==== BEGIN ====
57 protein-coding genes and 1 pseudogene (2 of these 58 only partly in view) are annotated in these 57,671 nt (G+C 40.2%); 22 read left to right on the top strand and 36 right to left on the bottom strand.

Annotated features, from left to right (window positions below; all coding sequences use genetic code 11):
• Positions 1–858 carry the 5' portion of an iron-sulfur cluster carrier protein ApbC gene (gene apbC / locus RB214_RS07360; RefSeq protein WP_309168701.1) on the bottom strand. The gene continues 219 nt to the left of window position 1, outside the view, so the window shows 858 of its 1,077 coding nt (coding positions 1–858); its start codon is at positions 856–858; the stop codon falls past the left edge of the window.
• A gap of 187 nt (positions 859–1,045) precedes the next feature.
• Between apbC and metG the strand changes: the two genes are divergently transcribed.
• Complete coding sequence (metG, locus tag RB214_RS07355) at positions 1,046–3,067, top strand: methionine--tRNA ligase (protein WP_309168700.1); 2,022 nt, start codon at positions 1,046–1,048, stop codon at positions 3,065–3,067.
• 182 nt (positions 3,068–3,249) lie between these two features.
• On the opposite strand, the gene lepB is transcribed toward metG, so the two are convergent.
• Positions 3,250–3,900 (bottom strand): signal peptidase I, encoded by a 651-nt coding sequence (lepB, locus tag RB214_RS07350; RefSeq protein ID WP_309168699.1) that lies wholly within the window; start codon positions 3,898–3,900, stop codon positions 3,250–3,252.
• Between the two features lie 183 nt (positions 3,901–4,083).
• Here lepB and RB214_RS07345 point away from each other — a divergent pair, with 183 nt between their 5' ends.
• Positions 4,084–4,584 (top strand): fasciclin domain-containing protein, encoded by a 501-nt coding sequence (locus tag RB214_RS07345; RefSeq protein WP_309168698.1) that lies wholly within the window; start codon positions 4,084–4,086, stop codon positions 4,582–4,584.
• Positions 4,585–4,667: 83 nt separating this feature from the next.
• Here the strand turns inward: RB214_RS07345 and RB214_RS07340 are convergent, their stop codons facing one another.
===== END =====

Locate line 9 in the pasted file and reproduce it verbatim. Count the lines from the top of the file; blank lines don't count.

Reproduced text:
• Positions 3,250–3,900 (bottom strand): signal peptidase I, encoded by a 651-nt coding sequence (lepB, locus tag RB214_RS07350; RefSeq protein ID WP_309168699.1) that lies wholly within the window; start codon positions 3,898–3,900, stop codon positions 3,250–3,252.